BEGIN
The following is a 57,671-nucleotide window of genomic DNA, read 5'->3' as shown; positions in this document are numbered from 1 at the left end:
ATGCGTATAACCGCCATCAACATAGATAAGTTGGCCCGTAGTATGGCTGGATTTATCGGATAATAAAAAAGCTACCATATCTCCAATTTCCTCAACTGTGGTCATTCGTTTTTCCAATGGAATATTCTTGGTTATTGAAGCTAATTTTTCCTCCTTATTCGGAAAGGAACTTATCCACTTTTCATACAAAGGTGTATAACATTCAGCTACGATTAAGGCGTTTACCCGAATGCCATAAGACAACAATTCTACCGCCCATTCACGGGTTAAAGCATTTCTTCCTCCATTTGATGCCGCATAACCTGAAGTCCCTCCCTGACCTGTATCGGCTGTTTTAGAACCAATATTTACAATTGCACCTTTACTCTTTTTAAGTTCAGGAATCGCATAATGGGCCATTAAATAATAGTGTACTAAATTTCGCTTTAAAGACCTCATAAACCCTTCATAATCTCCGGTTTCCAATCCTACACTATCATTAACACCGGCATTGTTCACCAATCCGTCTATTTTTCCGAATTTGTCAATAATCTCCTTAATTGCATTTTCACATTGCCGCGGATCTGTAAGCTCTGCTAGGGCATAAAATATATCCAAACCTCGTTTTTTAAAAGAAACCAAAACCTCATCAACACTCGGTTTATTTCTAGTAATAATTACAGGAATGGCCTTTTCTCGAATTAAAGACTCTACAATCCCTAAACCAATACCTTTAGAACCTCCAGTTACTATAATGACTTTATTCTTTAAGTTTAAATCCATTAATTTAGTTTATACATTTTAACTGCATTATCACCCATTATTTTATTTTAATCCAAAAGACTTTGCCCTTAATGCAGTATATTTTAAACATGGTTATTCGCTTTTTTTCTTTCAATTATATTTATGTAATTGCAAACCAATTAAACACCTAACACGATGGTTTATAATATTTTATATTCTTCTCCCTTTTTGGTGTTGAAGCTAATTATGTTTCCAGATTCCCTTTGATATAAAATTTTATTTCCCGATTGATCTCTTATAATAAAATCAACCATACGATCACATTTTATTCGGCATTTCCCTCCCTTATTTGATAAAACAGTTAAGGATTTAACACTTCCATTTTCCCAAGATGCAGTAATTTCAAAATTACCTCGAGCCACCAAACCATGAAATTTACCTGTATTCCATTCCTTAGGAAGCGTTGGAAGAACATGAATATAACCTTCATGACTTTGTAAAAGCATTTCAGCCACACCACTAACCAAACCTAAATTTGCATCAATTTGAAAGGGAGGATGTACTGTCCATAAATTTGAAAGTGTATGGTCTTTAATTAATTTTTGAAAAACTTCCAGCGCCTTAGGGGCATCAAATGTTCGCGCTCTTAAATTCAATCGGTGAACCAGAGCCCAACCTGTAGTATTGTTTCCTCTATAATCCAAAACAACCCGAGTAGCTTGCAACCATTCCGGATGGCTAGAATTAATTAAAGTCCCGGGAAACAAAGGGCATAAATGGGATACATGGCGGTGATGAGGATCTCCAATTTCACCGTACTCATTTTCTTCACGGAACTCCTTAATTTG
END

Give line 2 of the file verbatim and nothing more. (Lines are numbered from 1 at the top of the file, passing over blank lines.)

ATGCGTATAACCGCCATCAACATAGATAAGTTGGCCCGTAGTATGGCTGGATTTATCGGATAATAAAAAAGCTACCATATCTCCAATTTCCTCAACTGTGGTCATTCGTTTTTCCAATGGAATATTCTTGGTTATTGAAGCTAATTTTTCCTCCTTATTCGGAAAGGAACTTATCCACTTTTCATACAAAGGTGTATAACATTCAGCTACGATTAAGGCGTTTACCCGAATGCCATAAGACAACAATTCTACCGCCCATTCACGGGTTAAAGCATTTCTTCCTCCATTTGATGCCGCATAACCTGAAGTCCCTCCCTGACCTGTATCGGCTGTTTTAGAACCAATATTTACAATTGCACCTTTACTCTTTTTAAGTTCAGGAATCGCATAATGGGCCATTAAATAATAGTGTACTAAATTTCGCTTTAAAGACCTCATAAACCCTTCATAATCTCCGGTTTCCAATCCTACACTATCATTAACACCGGCATTGTTCACCAATCCGTCTATTTTTCCGAATTTGTCAATAATCTCCTTAATTGCATTTTCACATTGCCGCGGATCTGTAAGCTCTGCTAGGGCATAAAATATATCCAAACCTCGTTTTTTAAAAGAAACCAAAACCTCATCAACACTCGGTTTATTTCTAGTAATAATTACAGGAATGGCCTTTTCTCGAATTAAAGACTCTACAATCCCTAAACCAATACCTTTAGAACCTCCAGTTACTATAATGACTTTATTCTTTAAGTTTAAATCCATTAATTTAGTTTATACATTTTAACTGCATTATCACCCATTATTTTATTTTAATCCAAAAGACTTTGCCCTTAATGCAGTATATTTTAAACATGGTTATTCGCTTTTTTTCTTTCAATTATATTTATGTAATTGCAAACCAATTAAACACCTAACACGATGGTTTATAATATTTTATATTCTTCTCCCTTTTTGGTGTTGAAGCTAATTATGTTTCCAGATTCCCTTTGATATAAAATTTTATTTCCCGATTGATCTCTTATAATAAAATCAACCATACGATCACATTTTATTCGGCATTTCCCTCCCTTATTTGATAAAACAGTTAAGGATTTAACACTTCCATTTTCCCAAGATGCAGTAATTTCAAAATTACCTCGAGCCACCAAACCATGAAATTTACCTGTATTCCATTCCTTAGGAAGCGTTGGAAGAACATGAATATAACCTTCATGACTTTGTAAAAGCATTTCAGCCACACCACTAACCAAACCTAAATTTGCATCAATTTGAAAGGGAGGATGTACTGTCCATAAATTTGAAAGTGTATGGTCTTTAATTAATTTTTGAAAAACTTCCAGCGCCTTAGGGGCATCAAATGTTCGCGCTCTTAAATTCAATCGGTGAACCAGAGCCCAACCTGTAGTATTGTTTCCTCTATAATCCAAAACAACCCGAGTAGCTTGCAACCATTCCGGATGGCTAGAATTAATTAAAGTCCCGGGAAACAAAGGGCATAAATGGGATACATGGCGGTGATGAGGATCTCCAATTTCACCGTACTCATTTTCTTCACGGAACTCCTTAATTTG